Wednesday, August 17, 2011


Earl Staggs
Please welcome a long time friend, Earl Staggs. He and his lovely wife, Carol, are transplants to North Central Texas from the Baltimore area. Earl and I belong to a small mystery writers group. His stories are always well written and often humorous. Earl is a spare bones writer who hates excessive adjectives and adverbs, so I feel it's my duty as a friend to throw in very and really to taunt him if he's going to read my work. What are friends for, after all?

His official bio reads: Derringer Award winning author Earl Staggs has seen many of his short stories published in magazines and anthologies. He served as Managing Editor of Futures Mystery Magazine and as President of the Short Mystery Fiction Society. His novel MEMORY OF A MURDER earned thirteen Five Star reviews online at Amazon and BN. His column "Write Tight" appears in the online magazine Apollo’s Lyre. He is also a contributing blog member of Murderous Musings and Make Mine Mystery. He hosts workshops for the Muse Online Writers Conference and the Catholic Writers Conference Online and is a frequent speaker at conferences and writers groups. Email: Website:

Here's Earl:


I love history, particularly about people, how they lived, loved, and died and what they did to earn a place in the archives of life. I learn about people from the past by reading books and watching movies and TV. The facts and truths are there, documented by stories handed down through generations or recorded by historians and writers.

But sometimes facts and truths foster legends and once born, legends develop an enduring life of their own. We may call them alternate truths, other possibilities, or myths. Was there really a King Arthur, or was he only a compilation of various myths and legends? Did George Washington really chop down that cherry tree, or is that only a legend forever linked to the truth?

How do we separate legends from truths? Fortunately, as a writer, I don’t have to. The truth is, I don’t want to. My job as a writer is to write an interesting and entertaining story, and it doesn’t matter if it is based on the truth, a legend, or a combination of both.

Available at Amazon
Not too long ago, I came across a legend that fascinated me, and I used it as the basis for a short story I called “Where Billy Died.” It could be my best story ever. It’s also one I talk about when people ask the question all writers are asked:

“Where do you get your ideas?”

Here’s what I tell them.

My wife and I took a day trip with friends to the small town of Hico, Texas, a couple years ago. There I learned a local legend. They contend and have convincing evidence that one of the most famous outlaws of the old west did not die at the wrong end of a gun as history books claim. History claims Billy the Kid was shot and killed by Sheriff Pat Garrett in Old Fort Sumner, New Mexico, when Billy was only twenty-one years old.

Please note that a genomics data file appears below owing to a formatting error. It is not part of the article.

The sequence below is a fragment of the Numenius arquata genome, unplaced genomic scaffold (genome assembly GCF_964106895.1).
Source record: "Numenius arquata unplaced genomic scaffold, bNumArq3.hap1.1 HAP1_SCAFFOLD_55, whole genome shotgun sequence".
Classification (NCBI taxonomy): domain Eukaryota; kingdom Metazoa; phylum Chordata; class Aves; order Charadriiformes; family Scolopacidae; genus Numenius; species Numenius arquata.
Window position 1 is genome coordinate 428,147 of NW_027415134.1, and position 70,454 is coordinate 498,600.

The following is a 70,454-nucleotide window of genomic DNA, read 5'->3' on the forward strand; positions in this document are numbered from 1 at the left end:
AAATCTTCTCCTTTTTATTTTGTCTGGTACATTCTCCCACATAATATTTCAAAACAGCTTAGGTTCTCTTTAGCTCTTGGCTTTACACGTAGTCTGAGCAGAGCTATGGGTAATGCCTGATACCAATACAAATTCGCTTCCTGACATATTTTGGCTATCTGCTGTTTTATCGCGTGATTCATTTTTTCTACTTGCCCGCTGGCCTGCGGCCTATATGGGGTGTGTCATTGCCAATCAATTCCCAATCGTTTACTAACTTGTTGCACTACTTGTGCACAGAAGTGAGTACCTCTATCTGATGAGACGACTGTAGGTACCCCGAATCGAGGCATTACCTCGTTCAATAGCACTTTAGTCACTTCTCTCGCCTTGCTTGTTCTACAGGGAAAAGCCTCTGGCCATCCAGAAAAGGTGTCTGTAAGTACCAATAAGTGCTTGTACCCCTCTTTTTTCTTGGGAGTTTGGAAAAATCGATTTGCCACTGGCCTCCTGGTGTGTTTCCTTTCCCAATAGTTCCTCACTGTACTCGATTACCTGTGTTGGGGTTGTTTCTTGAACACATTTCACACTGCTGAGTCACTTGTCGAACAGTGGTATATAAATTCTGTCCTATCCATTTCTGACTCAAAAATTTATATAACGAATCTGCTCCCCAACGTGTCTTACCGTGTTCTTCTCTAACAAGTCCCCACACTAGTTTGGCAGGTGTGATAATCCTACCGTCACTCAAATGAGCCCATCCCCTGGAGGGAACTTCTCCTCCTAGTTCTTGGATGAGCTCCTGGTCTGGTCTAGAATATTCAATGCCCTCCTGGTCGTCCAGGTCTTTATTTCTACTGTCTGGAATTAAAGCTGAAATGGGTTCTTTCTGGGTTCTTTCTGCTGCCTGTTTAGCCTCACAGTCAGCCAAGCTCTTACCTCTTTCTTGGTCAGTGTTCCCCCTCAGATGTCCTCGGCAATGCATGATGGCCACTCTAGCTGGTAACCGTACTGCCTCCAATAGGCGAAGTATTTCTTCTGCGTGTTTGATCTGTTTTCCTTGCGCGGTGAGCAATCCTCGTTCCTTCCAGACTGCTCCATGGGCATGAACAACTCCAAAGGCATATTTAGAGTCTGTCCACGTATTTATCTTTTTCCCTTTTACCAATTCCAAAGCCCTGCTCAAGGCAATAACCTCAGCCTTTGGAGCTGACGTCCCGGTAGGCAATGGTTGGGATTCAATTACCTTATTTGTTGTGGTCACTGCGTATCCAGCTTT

Not true, according to the Hico legend. They claim Billy lived out his final years there and died in 1950, a month after his ninetieth birthday. I visited the museum devoted to him and stood on the exact spot where they say he dropped dead of a heart attack. The museum has pictures of him when he lived there under the name “Brushy Bill” Roberts. There are newspaper articles and write-ups covering his attempts to obtain the pardon from the state of New Mexico which had been promised him many years before. There are also stories there about how he eluded death that night in Old Fort Sumner and wound up in Hico some sixty years later.
 It didn’t matter to me whether Billy died in New Mexico at age twenty-one, or in Texas at age ninety.

I was fascinated by the legend and knew I had to use it in a story someday.

“But,” I reminded myself, “you don’t write westerns.”

That’s true. I don’t. Not that I won’t someday, but for now, I write contemporary mystery stories. That meant I had to come up with a contemporary story incorporating the Hico legend.

It took a while, but I eventually came up with a story about a modern day skip tracer named Jack who travels from Philadephia to Hico to bring back a young bail jumper named Billy Joe Raynor. Piece of cake, thinks Jack, until he discovers he has a tail. The chief bonebreaker for a New Jersey mobster has followed Jack to Hico. Is it because Jack beat up the mobster’s brother, or because of something young Billy Joe did before he skipped town? Jack only knows he’s tangled with the hulking bruiser before and will have to again. Jack doesn’t know he’ll also get tangled up in Hico’s legend about another young outlaw named Billy and that the past and present will merge in a surprising conclusion. Three different legends surrounding Billy’s life and death are mentioned. One of them saves Jack from his predicament in Texas and fixes his marriage problems back in Philadelphia.